Red Sonja: The Black Tower #1 -- today's seco0d look! Frank Tieri (w) Cezar Razek (a) Dynamite Based on the success of Gail Simone’s Red Sonja, Dynamite decided to take a stab (har!) with another Red Sonja title—this time a mystery written by Frank Tieri (Deadpool, Wolverine). This series, The Black Tower, is premised on the
Red Sonja: The Black Tower #1 — today’s seco0d look!
Frank Tieri (w)
Cezar Razek (a)
Based on the success of Gail Simone’s Red Sonja, Dynamite decided to take a stab (har!) with another Red Sonja title—this time a mystery written by Frank Tieri (Deadpool, Wolverine). This series, The Black Tower, is premised on the death of many people, including Red Sonja.
Our red-headed heroine decides to a break from her usual shenanigans and slayage and stop in the town of Lur, usually a safe resting place for overworked badasses such as herself. However, when she arrives, she discovers the Black Tower—a tower that has appeared out of thin air. Nobody knows where it came from, but it amplifies the fear of the town’s inhabitants and turns them against one another.
Tieri introduces us to Fengar Tolt and his gang, barbarian villains who are never one to miss an opportunity for fear-mongering and havoc-wreaking. After murdering what appears to be a nobleman of some sort (I am assuming, since the victim is wearing a rather modest crown), Fengar and his gang attempt to rape the nobleman’s wife. Fortunately, our heroine steps in before we are shown a gratuitous rape scene. Though, the panels depict some dress-rippage and the noblewoman being pinned down so tread carefully, dear reader.
Fengar claims that the people of Lur are the cause of the Black Tower, which could only be caused by wizards or demons. . . hence the people of Lur must be demons. (In debate, we call this a syllogistic fallacy, but methinks Fengar is none too keen on logic.) Fengar insists Red Sonja should join him in the carnage or step aside. He then emphasizes his point by poking Red Sonja in her ample bosom. Well, unsurprisingly, the She-Devil with a Sword ain’t having it—she lops off his intrusive finger. A brawl ensues, and Fengar is castrated by Red Sonja.
Post-castration, one of Fengar’s gang members, Bilas Mar (a woman rocking a sort of cavewoman, deep v-neck swimsuit) steps in. Red Sonja easily takes the woman down. However, the opportunistic Bilas Mar finds the crown of the noblewoman that Fengar and his gang attempted to rape earlier and places it atop her own head. Bilas Mar then sings the praises of the tower. Apparently, the people of Lur do not object to this action (and I say apparently because it is not clear that they care either way). Red Sonja, disgusted with the sheep-like people of Lur, throws her hands up, hops on her horse, and heads out as the mysterious Black Tower looms ominously in the background.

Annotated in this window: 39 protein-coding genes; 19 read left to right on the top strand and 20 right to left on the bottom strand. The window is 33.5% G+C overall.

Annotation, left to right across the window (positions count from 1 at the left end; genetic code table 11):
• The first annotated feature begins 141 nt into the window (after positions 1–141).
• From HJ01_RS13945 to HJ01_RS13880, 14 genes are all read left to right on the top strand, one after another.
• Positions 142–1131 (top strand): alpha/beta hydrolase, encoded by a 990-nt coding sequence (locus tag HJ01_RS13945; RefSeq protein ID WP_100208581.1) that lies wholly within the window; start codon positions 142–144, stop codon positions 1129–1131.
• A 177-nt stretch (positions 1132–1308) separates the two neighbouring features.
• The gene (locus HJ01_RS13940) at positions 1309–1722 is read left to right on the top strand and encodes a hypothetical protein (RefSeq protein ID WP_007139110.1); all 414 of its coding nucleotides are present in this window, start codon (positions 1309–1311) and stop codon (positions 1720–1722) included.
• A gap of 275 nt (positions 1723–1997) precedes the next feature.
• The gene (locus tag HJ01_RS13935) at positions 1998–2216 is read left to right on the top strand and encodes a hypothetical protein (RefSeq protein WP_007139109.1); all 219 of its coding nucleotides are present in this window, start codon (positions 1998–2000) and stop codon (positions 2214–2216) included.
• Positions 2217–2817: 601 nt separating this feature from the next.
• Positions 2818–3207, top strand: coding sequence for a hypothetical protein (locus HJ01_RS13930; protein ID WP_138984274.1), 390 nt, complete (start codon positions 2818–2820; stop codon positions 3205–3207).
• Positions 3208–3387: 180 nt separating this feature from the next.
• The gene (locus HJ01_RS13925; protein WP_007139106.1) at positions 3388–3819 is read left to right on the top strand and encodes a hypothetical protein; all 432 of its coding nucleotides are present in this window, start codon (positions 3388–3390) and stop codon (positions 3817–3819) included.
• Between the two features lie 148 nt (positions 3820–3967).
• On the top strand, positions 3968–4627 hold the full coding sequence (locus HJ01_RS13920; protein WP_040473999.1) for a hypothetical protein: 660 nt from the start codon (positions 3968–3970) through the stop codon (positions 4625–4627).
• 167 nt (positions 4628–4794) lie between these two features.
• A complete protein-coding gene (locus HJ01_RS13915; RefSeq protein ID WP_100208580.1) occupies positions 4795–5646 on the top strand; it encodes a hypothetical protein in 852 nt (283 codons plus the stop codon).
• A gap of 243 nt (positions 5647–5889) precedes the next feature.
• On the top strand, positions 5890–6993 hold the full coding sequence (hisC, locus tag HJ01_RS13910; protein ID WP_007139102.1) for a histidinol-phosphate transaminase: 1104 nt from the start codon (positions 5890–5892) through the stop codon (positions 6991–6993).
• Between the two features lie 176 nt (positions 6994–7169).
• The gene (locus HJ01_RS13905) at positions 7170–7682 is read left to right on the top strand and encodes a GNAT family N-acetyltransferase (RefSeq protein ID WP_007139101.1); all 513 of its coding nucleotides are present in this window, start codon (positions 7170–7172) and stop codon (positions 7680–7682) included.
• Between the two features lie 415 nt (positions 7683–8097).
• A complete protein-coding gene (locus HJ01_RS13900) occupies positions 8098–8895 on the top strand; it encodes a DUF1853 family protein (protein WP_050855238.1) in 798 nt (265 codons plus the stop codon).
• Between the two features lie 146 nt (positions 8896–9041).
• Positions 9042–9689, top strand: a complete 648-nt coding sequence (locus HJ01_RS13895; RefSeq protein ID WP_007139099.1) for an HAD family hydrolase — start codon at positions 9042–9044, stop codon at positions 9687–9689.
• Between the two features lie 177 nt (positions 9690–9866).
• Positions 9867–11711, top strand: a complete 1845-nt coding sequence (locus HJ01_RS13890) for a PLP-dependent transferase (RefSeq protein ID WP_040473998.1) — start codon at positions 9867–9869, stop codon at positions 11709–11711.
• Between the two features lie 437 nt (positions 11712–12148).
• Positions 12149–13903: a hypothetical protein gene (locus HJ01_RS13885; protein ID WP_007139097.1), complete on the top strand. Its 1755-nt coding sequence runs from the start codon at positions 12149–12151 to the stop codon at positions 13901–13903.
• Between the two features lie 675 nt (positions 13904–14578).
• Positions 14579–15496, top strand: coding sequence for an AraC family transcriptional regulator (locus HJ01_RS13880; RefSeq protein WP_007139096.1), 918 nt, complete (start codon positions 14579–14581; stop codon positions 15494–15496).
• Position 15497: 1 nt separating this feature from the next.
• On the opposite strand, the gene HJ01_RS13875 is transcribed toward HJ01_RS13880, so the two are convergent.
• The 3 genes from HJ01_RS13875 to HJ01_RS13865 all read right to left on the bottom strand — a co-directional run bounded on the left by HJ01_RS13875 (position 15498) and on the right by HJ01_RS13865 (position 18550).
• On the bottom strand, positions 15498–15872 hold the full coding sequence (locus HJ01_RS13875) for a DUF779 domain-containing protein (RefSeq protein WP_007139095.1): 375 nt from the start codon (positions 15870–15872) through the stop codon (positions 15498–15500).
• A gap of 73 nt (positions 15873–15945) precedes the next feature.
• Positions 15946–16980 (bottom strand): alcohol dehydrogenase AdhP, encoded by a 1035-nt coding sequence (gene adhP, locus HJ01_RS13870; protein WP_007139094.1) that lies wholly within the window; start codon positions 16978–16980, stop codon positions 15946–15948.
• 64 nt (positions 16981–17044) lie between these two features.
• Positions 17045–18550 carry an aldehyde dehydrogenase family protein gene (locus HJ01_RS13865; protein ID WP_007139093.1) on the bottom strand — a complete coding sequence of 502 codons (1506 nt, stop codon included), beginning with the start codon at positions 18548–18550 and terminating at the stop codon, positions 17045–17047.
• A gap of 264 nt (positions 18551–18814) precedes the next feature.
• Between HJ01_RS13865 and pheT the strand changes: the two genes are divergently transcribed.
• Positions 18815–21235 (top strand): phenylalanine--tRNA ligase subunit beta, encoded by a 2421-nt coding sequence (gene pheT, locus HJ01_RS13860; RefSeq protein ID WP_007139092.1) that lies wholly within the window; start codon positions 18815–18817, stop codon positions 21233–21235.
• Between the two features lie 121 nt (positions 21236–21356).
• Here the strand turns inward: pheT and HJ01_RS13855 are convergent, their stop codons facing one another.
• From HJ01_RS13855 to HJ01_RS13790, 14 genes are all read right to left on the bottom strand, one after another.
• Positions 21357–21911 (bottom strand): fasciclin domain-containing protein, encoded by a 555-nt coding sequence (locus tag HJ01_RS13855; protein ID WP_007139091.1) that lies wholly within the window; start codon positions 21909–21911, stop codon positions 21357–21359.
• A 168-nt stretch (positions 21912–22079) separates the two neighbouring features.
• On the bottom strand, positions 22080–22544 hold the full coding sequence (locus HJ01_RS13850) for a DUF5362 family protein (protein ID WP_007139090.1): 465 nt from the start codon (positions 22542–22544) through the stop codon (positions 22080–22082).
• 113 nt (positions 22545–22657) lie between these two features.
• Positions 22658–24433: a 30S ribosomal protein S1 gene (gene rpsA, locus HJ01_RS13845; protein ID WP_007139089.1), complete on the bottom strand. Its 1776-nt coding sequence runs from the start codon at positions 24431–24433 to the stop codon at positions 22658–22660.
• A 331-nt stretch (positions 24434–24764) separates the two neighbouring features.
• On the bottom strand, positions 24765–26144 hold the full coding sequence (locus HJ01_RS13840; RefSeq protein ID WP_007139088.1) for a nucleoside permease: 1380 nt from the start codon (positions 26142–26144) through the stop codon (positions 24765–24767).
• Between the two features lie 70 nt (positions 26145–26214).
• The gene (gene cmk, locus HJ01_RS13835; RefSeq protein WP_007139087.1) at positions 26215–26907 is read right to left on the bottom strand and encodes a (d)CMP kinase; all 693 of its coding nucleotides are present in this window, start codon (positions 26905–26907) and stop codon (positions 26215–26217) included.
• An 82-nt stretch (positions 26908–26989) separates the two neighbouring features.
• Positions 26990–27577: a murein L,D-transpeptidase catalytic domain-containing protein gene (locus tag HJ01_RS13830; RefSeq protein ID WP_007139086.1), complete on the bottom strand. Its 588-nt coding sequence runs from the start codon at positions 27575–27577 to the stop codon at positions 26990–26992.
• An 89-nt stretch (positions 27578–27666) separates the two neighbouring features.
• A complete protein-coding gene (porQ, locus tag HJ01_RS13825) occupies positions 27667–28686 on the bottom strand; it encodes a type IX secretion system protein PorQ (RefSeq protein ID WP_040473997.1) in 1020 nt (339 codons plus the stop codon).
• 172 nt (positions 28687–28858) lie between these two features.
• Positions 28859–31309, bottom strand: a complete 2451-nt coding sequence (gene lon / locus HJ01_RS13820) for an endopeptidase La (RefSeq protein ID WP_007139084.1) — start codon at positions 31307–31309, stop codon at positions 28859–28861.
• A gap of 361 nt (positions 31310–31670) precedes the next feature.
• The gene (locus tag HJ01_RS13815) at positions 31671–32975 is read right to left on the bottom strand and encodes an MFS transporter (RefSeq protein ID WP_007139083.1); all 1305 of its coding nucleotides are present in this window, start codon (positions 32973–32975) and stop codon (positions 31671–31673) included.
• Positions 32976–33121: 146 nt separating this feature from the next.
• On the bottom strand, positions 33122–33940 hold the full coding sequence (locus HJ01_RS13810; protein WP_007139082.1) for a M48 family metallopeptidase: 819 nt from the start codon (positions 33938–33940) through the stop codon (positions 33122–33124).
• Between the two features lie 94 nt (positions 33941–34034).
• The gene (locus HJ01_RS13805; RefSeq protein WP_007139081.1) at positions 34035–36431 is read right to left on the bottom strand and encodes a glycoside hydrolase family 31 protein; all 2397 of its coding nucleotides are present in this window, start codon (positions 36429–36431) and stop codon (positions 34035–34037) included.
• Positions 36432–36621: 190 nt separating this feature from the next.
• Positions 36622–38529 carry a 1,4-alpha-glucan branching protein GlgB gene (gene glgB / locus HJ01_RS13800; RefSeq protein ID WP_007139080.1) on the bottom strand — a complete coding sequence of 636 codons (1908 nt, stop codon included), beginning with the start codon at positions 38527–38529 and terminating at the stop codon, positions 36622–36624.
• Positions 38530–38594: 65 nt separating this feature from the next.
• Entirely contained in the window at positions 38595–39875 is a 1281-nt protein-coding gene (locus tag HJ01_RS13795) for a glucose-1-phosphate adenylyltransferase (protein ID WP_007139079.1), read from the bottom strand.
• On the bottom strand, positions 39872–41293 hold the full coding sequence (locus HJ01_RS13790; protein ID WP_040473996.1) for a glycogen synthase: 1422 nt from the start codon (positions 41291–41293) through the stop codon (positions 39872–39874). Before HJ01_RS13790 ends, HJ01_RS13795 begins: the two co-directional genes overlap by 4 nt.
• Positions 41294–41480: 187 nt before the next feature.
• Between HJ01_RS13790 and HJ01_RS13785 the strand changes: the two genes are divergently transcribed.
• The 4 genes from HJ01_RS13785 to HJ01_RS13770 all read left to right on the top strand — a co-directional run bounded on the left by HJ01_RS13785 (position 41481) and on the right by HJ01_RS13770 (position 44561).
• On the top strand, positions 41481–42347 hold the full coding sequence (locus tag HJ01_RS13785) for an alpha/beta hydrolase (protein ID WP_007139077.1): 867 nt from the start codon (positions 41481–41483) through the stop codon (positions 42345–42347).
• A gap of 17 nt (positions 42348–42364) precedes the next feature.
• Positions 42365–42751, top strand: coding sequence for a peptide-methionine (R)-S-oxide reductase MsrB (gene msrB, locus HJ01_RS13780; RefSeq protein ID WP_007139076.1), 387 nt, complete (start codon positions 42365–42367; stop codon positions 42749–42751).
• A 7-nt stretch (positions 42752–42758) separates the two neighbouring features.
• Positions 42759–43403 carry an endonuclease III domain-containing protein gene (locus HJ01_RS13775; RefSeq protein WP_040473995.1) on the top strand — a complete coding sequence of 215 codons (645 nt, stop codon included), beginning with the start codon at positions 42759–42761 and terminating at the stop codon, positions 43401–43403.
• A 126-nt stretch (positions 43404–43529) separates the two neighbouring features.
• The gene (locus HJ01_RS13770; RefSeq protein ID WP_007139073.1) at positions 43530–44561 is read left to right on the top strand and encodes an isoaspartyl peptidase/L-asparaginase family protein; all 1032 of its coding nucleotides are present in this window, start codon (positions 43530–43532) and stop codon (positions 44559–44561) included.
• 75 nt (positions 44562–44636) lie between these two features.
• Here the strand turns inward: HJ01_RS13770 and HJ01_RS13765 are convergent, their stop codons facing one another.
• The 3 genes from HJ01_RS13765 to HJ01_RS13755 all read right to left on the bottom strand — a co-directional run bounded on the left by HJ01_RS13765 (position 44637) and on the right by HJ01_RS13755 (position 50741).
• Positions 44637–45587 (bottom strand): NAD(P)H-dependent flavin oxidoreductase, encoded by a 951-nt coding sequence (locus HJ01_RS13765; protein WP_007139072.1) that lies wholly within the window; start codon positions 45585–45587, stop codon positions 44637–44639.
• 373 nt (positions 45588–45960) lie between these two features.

I always find the premise of a comic book character’s death (especially when an entire mini-series is centered on it) laughable, because anyone familiar with the genre knows nobody really dies in comic books. However, Tieri was aiming for a mystery, and he achieved it. I am intrigued to find out what the Black Tower is all about. Misogynistic language (calling women “demon bitches” and “sluts”) gets thrown around, but Red Sonja is there to call people on it while showing them her sword and/or fist. This is what she does. Red Sonja is an archetypal example of a feminist character using “the master’s tools to tear down the master’s house.”
Considering this, I am also interested in seeing how the action with Bilas Mar gets played out. Red Sonja is no stranger to battling female villains, but I do hope if she goes up against Bilas Mar that Bilas Mar proves to be an interesting villain. Hey-hey, comic book creators, we want interesting female heroes and villains!
As for the artwork, the covers for this issues are done by Amanda Conner. While I dig Conner’s work on Harley Quinn, I find the more cartoony style that befits Harley so well less fitting for Red Sonja. That and the fact that her bikini bottom/”armor” is looking . . . well . . . jock-strappish.
On the inside, I like Red Sonja’s face. I know, you’re probably wondering “who looks at her face?!” As a longtime Red Sonja fan and a feminist, I pay very close attention to Red Sonja’s representation. How is her body drawn, how is the infamous chainmail bikini depicted, how is her face drawn, and how is her body drawn in action shots? Razek draws the face of an adult woman—longer, leaner, skeptical, pissed-off. Sometimes, Red Sonja is drawn with a more Lolita-esque face, the kind you see in Catholic school-“girl” porn — bee-sting lips, lascivious eyes and smokey eyeshadow (seriously?!), and a round or heart-shaped face intending to denote a certain amount of subservience. Red Sonja is a grownass woman and a warrior to boot. Do her breasts look like they might hold her afloat in times of flood, well yes, but that is to be expected with Red Sonja.
They kept calling her Sonja the Red, though, which annoyed the crap out of me.